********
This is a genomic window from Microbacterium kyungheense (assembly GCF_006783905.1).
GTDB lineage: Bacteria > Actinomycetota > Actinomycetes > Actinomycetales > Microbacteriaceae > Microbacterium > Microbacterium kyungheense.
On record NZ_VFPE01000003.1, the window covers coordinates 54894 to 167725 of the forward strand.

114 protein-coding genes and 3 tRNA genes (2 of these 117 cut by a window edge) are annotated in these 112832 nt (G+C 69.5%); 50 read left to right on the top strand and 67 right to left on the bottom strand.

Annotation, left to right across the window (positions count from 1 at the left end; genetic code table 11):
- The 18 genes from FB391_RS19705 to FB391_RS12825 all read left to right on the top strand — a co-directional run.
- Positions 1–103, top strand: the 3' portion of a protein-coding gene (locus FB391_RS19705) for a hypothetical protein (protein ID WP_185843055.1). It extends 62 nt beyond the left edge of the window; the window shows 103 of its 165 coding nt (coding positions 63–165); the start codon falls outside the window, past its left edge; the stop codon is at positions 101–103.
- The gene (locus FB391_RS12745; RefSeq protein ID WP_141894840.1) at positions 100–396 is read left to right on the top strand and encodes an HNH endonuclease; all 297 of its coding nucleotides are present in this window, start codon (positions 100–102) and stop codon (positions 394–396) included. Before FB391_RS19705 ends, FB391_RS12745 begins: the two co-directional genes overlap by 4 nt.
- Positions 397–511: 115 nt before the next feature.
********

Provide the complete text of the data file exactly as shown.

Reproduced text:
This is a genomic window from Microbacterium kyungheense (assembly GCF_006783905.1).
GTDB lineage: Bacteria > Actinomycetota > Actinomycetes > Actinomycetales > Microbacteriaceae > Microbacterium > Microbacterium kyungheense.
On record NZ_VFPE01000003.1, the window covers coordinates 54894 to 167725 of the forward strand.

114 protein-coding genes and 3 tRNA genes (2 of these 117 cut by a window edge) are annotated in these 112832 nt (G+C 69.5%); 50 read left to right on the top strand and 67 right to left on the bottom strand.

Annotation, left to right across the window (positions count from 1 at the left end; genetic code table 11):
- The 18 genes from FB391_RS19705 to FB391_RS12825 all read left to right on the top strand — a co-directional run.
- Positions 1–103, top strand: the 3' portion of a protein-coding gene (locus FB391_RS19705) for a hypothetical protein (protein ID WP_185843055.1). It extends 62 nt beyond the left edge of the window; the window shows 103 of its 165 coding nt (coding positions 63–165); the start codon falls outside the window, past its left edge; the stop codon is at positions 101–103.
- The gene (locus FB391_RS12745; RefSeq protein ID WP_141894840.1) at positions 100–396 is read left to right on the top strand and encodes an HNH endonuclease; all 297 of its coding nucleotides are present in this window, start codon (positions 100–102) and stop codon (positions 394–396) included. Before FB391_RS19705 ends, FB391_RS12745 begins: the two co-directional genes overlap by 4 nt.
- Positions 397–511: 115 nt before the next feature.